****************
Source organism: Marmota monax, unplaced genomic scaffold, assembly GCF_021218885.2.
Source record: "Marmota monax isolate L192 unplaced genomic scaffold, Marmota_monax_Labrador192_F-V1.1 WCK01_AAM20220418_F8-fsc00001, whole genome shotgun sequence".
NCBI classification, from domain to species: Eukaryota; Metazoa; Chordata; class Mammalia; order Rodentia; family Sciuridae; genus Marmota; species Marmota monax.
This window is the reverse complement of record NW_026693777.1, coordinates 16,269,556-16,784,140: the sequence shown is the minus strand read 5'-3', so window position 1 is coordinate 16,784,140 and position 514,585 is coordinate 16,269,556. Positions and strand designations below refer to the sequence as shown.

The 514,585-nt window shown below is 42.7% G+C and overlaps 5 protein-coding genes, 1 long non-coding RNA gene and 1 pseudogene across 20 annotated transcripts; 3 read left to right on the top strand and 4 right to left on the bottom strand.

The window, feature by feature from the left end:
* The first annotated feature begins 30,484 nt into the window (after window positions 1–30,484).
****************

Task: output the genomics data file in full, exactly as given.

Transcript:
Source organism: Marmota monax, unplaced genomic scaffold, assembly GCF_021218885.2.
Source record: "Marmota monax isolate L192 unplaced genomic scaffold, Marmota_monax_Labrador192_F-V1.1 WCK01_AAM20220418_F8-fsc00001, whole genome shotgun sequence".
NCBI classification, from domain to species: Eukaryota; Metazoa; Chordata; class Mammalia; order Rodentia; family Sciuridae; genus Marmota; species Marmota monax.
This window is the reverse complement of record NW_026693777.1, coordinates 16,269,556-16,784,140: the sequence shown is the minus strand read 5'-3', so window position 1 is coordinate 16,784,140 and position 514,585 is coordinate 16,269,556. Positions and strand designations below refer to the sequence as shown.

The 514,585-nt window shown below is 42.7% G+C and overlaps 5 protein-coding genes, 1 long non-coding RNA gene and 1 pseudogene across 20 annotated transcripts; 3 read left to right on the top strand and 4 right to left on the bottom strand.

The window, feature by feature from the left end:
* The first annotated feature begins 30,484 nt into the window (after window positions 1–30,484).